No that isn’t guacamole, I could only find green chilis

For a smaller country Singapore is well-known for its incredible cuisine, especially seafood. Rice, noodles, and other meats are also found in many of its dishes, but today we pay tribute to seafood. I was originally going to make the very popular chili crab, but I couldn’t buy any crab locally.. only crab meat for crab cakes and that wasn’t going to cover it. So the next best thing was chili prawns (or shrimp).

The dish consists of a sweet and spicy chili sauce that simmers prior to the addition of the seafood of choice. At the end a beaten egg is mixed in briefly and the dish is removed from heat to serve over rice or noodles. Luckily I had some leftover coconut rice which paired wonderfully! This dish is so good that it’s mentioned in the top 50 best dishes on CNN. The recipe can be found here.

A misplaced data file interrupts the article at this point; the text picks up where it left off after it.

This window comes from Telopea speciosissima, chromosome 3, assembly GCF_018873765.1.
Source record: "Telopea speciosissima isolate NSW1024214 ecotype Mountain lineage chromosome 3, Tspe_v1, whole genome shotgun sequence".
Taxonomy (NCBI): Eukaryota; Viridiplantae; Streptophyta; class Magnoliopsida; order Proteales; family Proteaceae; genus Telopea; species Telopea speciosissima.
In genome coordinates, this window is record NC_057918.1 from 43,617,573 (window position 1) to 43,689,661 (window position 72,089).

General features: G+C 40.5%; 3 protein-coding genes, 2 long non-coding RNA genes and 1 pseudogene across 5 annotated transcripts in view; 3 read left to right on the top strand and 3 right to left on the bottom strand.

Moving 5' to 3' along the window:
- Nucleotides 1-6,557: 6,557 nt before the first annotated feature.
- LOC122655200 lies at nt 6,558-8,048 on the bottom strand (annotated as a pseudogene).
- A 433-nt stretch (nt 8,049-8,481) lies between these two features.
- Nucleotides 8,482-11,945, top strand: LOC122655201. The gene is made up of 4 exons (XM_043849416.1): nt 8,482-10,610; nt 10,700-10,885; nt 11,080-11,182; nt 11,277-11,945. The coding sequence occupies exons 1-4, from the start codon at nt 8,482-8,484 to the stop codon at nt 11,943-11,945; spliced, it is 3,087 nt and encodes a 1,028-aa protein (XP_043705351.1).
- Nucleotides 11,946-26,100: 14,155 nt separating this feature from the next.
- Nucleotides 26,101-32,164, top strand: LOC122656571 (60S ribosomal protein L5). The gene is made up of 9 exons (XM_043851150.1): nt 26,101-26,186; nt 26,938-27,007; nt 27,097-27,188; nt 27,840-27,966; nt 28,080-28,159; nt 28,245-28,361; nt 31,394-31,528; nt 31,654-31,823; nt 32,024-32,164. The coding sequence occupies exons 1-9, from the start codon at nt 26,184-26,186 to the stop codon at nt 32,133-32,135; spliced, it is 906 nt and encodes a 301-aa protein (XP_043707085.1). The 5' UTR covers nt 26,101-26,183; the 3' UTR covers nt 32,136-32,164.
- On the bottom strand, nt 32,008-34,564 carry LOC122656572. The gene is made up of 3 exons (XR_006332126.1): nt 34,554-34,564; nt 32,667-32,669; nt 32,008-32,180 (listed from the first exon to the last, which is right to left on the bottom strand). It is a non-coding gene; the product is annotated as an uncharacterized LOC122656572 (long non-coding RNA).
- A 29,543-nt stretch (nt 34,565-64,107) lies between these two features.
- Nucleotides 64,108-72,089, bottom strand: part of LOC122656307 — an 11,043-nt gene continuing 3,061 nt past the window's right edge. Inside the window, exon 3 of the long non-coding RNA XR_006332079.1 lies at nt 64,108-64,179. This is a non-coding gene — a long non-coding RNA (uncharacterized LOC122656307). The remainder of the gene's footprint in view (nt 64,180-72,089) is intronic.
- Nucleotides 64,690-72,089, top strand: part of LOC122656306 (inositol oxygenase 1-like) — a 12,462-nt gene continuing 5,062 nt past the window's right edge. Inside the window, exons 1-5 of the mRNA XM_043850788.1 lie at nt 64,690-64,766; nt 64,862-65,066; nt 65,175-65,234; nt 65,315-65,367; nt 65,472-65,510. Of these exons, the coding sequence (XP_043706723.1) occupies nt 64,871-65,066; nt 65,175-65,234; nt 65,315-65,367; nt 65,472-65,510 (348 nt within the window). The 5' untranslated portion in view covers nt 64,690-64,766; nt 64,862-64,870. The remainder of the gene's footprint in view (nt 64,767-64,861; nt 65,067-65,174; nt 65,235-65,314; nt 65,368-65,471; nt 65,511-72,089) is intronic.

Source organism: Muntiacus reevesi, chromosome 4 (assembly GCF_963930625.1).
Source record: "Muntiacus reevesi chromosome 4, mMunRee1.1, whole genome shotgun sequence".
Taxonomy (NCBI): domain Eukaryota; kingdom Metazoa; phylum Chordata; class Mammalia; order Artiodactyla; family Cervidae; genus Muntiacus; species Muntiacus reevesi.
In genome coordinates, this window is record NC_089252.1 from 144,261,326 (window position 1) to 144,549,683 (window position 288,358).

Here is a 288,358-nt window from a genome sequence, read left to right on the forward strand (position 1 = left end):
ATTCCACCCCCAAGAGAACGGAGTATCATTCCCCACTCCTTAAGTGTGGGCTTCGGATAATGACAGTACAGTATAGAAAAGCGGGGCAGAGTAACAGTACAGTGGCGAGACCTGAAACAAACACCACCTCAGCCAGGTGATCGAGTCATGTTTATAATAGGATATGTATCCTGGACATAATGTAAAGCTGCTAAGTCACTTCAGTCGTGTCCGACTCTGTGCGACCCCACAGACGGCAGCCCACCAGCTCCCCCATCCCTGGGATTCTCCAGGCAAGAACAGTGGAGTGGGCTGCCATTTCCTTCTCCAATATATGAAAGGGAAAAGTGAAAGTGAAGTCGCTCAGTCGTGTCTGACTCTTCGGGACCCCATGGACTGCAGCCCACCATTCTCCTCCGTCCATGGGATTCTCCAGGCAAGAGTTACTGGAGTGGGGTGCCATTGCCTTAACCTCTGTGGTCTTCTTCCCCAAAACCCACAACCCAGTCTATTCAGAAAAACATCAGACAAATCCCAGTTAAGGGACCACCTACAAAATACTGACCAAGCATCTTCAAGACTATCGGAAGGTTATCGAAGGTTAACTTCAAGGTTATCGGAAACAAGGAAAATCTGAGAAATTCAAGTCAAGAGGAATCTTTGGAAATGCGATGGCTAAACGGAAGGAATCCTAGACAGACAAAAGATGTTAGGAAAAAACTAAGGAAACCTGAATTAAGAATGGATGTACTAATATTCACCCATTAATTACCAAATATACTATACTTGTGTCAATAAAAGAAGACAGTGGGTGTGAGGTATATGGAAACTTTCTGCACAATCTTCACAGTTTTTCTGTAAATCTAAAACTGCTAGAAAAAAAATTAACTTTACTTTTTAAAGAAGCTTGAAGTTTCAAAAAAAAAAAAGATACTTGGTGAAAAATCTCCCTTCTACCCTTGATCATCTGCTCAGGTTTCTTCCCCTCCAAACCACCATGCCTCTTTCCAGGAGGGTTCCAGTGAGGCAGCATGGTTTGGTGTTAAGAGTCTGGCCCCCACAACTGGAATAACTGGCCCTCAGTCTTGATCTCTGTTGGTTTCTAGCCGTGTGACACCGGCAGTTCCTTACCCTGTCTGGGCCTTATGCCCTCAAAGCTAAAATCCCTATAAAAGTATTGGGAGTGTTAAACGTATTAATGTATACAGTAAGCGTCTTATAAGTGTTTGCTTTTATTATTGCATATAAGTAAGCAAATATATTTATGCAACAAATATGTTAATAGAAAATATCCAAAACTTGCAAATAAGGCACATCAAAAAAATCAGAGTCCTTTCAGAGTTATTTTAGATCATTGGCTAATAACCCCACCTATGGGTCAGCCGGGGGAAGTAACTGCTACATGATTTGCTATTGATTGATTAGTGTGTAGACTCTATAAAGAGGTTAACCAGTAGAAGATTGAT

So we loved it, obviously. It was sweet with a mild heat, the ginger and garlic coming through well. The egg made the sauce creamy and delightful, just make sure not to let it sit too long so the egg doesn’t fry. Our only suggestion would have been some vegetables added to the mix to complete the meal. We absolutely loved it and will be making it in the future! It was rated 8.5/10.

(54) Malaysia – Nasi Lemak

Sorry for my little hiatus we were off camping! With the warmer weather we have also decided to go down to 3 countries a week so we can enjoy the outdoors and get more active! Alright now on to the Malaysia!

Walking the canopy walk in Gunung Mulu National Park. Source: Maps of the World